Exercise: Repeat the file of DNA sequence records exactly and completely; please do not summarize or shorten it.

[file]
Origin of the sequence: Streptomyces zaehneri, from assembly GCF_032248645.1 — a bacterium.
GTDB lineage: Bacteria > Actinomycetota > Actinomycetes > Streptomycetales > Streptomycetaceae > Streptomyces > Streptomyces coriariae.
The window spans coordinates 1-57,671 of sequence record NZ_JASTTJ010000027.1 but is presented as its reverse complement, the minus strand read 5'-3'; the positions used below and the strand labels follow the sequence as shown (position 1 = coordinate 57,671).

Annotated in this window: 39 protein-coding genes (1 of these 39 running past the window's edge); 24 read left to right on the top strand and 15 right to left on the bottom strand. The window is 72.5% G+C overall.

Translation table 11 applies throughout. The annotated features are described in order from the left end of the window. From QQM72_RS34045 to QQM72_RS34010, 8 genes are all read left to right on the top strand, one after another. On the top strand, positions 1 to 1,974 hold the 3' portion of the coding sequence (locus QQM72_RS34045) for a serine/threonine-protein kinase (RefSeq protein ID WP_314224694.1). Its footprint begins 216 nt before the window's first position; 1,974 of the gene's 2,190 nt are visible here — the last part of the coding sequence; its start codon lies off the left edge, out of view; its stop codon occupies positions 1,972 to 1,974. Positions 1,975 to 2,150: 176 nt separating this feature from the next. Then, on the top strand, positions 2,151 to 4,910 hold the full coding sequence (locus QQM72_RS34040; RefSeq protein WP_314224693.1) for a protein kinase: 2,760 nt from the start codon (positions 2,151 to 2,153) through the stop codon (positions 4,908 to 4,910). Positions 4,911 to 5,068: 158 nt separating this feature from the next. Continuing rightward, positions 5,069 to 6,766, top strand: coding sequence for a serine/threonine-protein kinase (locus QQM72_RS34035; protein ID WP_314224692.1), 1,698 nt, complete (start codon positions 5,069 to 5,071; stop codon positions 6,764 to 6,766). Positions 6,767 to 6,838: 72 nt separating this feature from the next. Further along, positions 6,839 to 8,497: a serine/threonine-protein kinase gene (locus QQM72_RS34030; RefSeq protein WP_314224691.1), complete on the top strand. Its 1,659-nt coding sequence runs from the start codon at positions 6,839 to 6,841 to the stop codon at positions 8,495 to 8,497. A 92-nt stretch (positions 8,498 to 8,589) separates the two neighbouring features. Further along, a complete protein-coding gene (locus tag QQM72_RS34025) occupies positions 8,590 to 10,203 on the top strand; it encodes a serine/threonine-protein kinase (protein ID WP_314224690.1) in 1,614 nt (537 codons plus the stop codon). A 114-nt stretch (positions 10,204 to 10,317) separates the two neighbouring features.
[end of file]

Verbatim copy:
Origin of the sequence: Streptomyces zaehneri, from assembly GCF_032248645.1 — a bacterium.
GTDB lineage: Bacteria > Actinomycetota > Actinomycetes > Streptomycetales > Streptomycetaceae > Streptomyces > Streptomyces coriariae.
The window spans coordinates 1-57,671 of sequence record NZ_JASTTJ010000027.1 but is presented as its reverse complement, the minus strand read 5'-3'; the positions used below and the strand labels follow the sequence as shown (position 1 = coordinate 57,671).

Annotated in this window: 39 protein-coding genes (1 of these 39 running past the window's edge); 24 read left to right on the top strand and 15 right to left on the bottom strand. The window is 72.5% G+C overall.

Translation table 11 applies throughout. The annotated features are described in order from the left end of the window. From QQM72_RS34045 to QQM72_RS34010, 8 genes are all read left to right on the top strand, one after another. On the top strand, positions 1 to 1,974 hold the 3' portion of the coding sequence (locus QQM72_RS34045) for a serine/threonine-protein kinase (RefSeq protein ID WP_314224694.1). Its footprint begins 216 nt before the window's first position; 1,974 of the gene's 2,190 nt are visible here — the last part of the coding sequence; its start codon lies off the left edge, out of view; its stop codon occupies positions 1,972 to 1,974. Positions 1,975 to 2,150: 176 nt separating this feature from the next. Then, on the top strand, positions 2,151 to 4,910 hold the full coding sequence (locus QQM72_RS34040; RefSeq protein WP_314224693.1) for a protein kinase: 2,760 nt from the start codon (positions 2,151 to 2,153) through the stop codon (positions 4,908 to 4,910). Positions 4,911 to 5,068: 158 nt separating this feature from the next. Continuing rightward, positions 5,069 to 6,766, top strand: coding sequence for a serine/threonine-protein kinase (locus QQM72_RS34035; protein ID WP_314224692.1), 1,698 nt, complete (start codon positions 5,069 to 5,071; stop codon positions 6,764 to 6,766). Positions 6,767 to 6,838: 72 nt separating this feature from the next. Further along, positions 6,839 to 8,497: a serine/threonine-protein kinase gene (locus QQM72_RS34030; RefSeq protein WP_314224691.1), complete on the top strand. Its 1,659-nt coding sequence runs from the start codon at positions 6,839 to 6,841 to the stop codon at positions 8,495 to 8,497. A 92-nt stretch (positions 8,498 to 8,589) separates the two neighbouring features. Further along, a complete protein-coding gene (locus tag QQM72_RS34025) occupies positions 8,590 to 10,203 on the top strand; it encodes a serine/threonine-protein kinase (protein ID WP_314224690.1) in 1,614 nt (537 codons plus the stop codon). A 114-nt stretch (positions 10,204 to 10,317) separates the two neighbouring features.